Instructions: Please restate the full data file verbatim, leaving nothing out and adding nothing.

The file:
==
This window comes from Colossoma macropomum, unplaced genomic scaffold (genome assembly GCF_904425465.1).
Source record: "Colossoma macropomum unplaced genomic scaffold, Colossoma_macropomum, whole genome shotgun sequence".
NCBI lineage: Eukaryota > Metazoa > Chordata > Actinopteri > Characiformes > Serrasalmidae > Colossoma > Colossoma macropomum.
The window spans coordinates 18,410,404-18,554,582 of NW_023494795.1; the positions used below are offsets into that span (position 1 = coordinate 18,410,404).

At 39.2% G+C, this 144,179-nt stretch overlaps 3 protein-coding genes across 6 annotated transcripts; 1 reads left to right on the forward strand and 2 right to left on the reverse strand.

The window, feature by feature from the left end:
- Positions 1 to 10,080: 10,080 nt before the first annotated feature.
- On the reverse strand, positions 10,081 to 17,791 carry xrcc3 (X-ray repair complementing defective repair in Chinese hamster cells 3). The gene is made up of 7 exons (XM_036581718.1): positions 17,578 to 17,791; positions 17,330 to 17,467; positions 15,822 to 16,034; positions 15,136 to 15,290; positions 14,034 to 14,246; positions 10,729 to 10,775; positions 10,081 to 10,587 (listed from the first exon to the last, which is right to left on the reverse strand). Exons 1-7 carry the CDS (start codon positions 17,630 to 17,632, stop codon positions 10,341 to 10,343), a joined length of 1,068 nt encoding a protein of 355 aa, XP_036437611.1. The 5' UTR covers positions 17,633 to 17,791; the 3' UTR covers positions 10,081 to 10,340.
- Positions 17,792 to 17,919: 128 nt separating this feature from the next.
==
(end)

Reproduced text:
This window comes from Colossoma macropomum, unplaced genomic scaffold (genome assembly GCF_904425465.1).
Source record: "Colossoma macropomum unplaced genomic scaffold, Colossoma_macropomum, whole genome shotgun sequence".
NCBI lineage: Eukaryota > Metazoa > Chordata > Actinopteri > Characiformes > Serrasalmidae > Colossoma > Colossoma macropomum.
The window spans coordinates 18,410,404-18,554,582 of NW_023494795.1; the positions used below are offsets into that span (position 1 = coordinate 18,410,404).

At 39.2% G+C, this 144,179-nt stretch overlaps 3 protein-coding genes across 6 annotated transcripts; 1 reads left to right on the forward strand and 2 right to left on the reverse strand.

The window, feature by feature from the left end:
- Positions 1 to 10,080: 10,080 nt before the first annotated feature.
- On the reverse strand, positions 10,081 to 17,791 carry xrcc3 (X-ray repair complementing defective repair in Chinese hamster cells 3). The gene is made up of 7 exons (XM_036581718.1): positions 17,578 to 17,791; positions 17,330 to 17,467; positions 15,822 to 16,034; positions 15,136 to 15,290; positions 14,034 to 14,246; positions 10,729 to 10,775; positions 10,081 to 10,587 (listed from the first exon to the last, which is right to left on the reverse strand). Exons 1-7 carry the CDS (start codon positions 17,630 to 17,632, stop codon positions 10,341 to 10,343), a joined length of 1,068 nt encoding a protein of 355 aa, XP_036437611.1. The 5' UTR covers positions 17,633 to 17,791; the 3' UTR covers positions 10,081 to 10,340.
- Positions 17,792 to 17,919: 128 nt separating this feature from the next.